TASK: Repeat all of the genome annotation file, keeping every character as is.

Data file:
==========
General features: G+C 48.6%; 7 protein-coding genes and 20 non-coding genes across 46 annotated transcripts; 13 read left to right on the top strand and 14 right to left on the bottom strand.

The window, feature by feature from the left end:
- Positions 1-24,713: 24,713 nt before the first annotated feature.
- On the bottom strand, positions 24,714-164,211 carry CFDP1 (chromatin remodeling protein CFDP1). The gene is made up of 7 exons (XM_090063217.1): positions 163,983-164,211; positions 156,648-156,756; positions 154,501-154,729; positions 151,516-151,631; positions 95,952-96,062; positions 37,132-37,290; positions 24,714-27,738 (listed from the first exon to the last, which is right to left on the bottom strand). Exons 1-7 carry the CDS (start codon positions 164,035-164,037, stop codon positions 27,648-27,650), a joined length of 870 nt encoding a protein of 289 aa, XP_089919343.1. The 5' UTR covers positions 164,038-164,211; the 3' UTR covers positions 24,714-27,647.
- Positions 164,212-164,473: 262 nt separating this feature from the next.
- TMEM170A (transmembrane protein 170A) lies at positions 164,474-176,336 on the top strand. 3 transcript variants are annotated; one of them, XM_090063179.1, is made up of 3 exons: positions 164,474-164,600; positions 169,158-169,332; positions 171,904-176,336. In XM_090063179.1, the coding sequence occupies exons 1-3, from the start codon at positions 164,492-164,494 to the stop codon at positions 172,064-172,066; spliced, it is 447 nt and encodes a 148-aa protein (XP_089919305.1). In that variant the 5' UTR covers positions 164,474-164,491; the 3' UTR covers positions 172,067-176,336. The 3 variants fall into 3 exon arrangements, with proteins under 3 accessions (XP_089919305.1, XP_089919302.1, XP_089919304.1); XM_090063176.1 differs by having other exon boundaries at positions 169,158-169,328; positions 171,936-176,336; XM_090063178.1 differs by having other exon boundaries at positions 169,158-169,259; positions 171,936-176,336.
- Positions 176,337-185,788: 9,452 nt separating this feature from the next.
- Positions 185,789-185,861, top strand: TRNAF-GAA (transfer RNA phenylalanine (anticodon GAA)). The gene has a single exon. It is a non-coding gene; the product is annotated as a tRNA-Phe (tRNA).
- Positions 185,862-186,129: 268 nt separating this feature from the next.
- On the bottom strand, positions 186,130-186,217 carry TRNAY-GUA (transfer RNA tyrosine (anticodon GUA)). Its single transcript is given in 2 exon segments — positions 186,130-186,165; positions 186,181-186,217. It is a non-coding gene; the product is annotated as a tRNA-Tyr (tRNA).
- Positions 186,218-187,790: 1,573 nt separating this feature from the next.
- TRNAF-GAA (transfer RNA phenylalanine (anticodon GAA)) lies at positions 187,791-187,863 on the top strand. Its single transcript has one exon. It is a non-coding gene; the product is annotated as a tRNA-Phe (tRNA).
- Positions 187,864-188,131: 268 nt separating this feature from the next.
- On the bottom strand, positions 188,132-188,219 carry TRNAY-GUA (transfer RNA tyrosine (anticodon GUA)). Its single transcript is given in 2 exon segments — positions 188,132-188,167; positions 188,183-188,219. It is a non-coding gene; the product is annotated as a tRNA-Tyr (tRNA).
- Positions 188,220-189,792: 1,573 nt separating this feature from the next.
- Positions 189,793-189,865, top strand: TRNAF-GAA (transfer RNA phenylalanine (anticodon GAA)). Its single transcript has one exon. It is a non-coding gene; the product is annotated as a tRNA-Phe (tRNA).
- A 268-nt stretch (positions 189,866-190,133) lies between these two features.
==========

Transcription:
General features: G+C 48.6%; 7 protein-coding genes and 20 non-coding genes across 46 annotated transcripts; 13 read left to right on the top strand and 14 right to left on the bottom strand.

The window, feature by feature from the left end:
- Positions 1-24,713: 24,713 nt before the first annotated feature.
- On the bottom strand, positions 24,714-164,211 carry CFDP1 (chromatin remodeling protein CFDP1). The gene is made up of 7 exons (XM_090063217.1): positions 163,983-164,211; positions 156,648-156,756; positions 154,501-154,729; positions 151,516-151,631; positions 95,952-96,062; positions 37,132-37,290; positions 24,714-27,738 (listed from the first exon to the last, which is right to left on the bottom strand). Exons 1-7 carry the CDS (start codon positions 164,035-164,037, stop codon positions 27,648-27,650), a joined length of 870 nt encoding a protein of 289 aa, XP_089919343.1. The 5' UTR covers positions 164,038-164,211; the 3' UTR covers positions 24,714-27,647.
- Positions 164,212-164,473: 262 nt separating this feature from the next.
- TMEM170A (transmembrane protein 170A) lies at positions 164,474-176,336 on the top strand. 3 transcript variants are annotated; one of them, XM_090063179.1, is made up of 3 exons: positions 164,474-164,600; positions 169,158-169,332; positions 171,904-176,336. In XM_090063179.1, the coding sequence occupies exons 1-3, from the start codon at positions 164,492-164,494 to the stop codon at positions 172,064-172,066; spliced, it is 447 nt and encodes a 148-aa protein (XP_089919305.1). In that variant the 5' UTR covers positions 164,474-164,491; the 3' UTR covers positions 172,067-176,336. The 3 variants fall into 3 exon arrangements, with proteins under 3 accessions (XP_089919305.1, XP_089919302.1, XP_089919304.1); XM_090063176.1 differs by having other exon boundaries at positions 169,158-169,328; positions 171,936-176,336; XM_090063178.1 differs by having other exon boundaries at positions 169,158-169,259; positions 171,936-176,336.
- Positions 176,337-185,788: 9,452 nt separating this feature from the next.
- Positions 185,789-185,861, top strand: TRNAF-GAA (transfer RNA phenylalanine (anticodon GAA)). The gene has a single exon. It is a non-coding gene; the product is annotated as a tRNA-Phe (tRNA).
- Positions 185,862-186,129: 268 nt separating this feature from the next.
- On the bottom strand, positions 186,130-186,217 carry TRNAY-GUA (transfer RNA tyrosine (anticodon GUA)). Its single transcript is given in 2 exon segments — positions 186,130-186,165; positions 186,181-186,217. It is a non-coding gene; the product is annotated as a tRNA-Tyr (tRNA).
- Positions 186,218-187,790: 1,573 nt separating this feature from the next.
- TRNAF-GAA (transfer RNA phenylalanine (anticodon GAA)) lies at positions 187,791-187,863 on the top strand. Its single transcript has one exon. It is a non-coding gene; the product is annotated as a tRNA-Phe (tRNA).
- Positions 187,864-188,131: 268 nt separating this feature from the next.
- On the bottom strand, positions 188,132-188,219 carry TRNAY-GUA (transfer RNA tyrosine (anticodon GUA)). Its single transcript is given in 2 exon segments — positions 188,132-188,167; positions 188,183-188,219. It is a non-coding gene; the product is annotated as a tRNA-Tyr (tRNA).
- Positions 188,220-189,792: 1,573 nt separating this feature from the next.
- Positions 189,793-189,865, top strand: TRNAF-GAA (transfer RNA phenylalanine (anticodon GAA)). Its single transcript has one exon. It is a non-coding gene; the product is annotated as a tRNA-Phe (tRNA).
- A 268-nt stretch (positions 189,866-190,133) lies between these two features.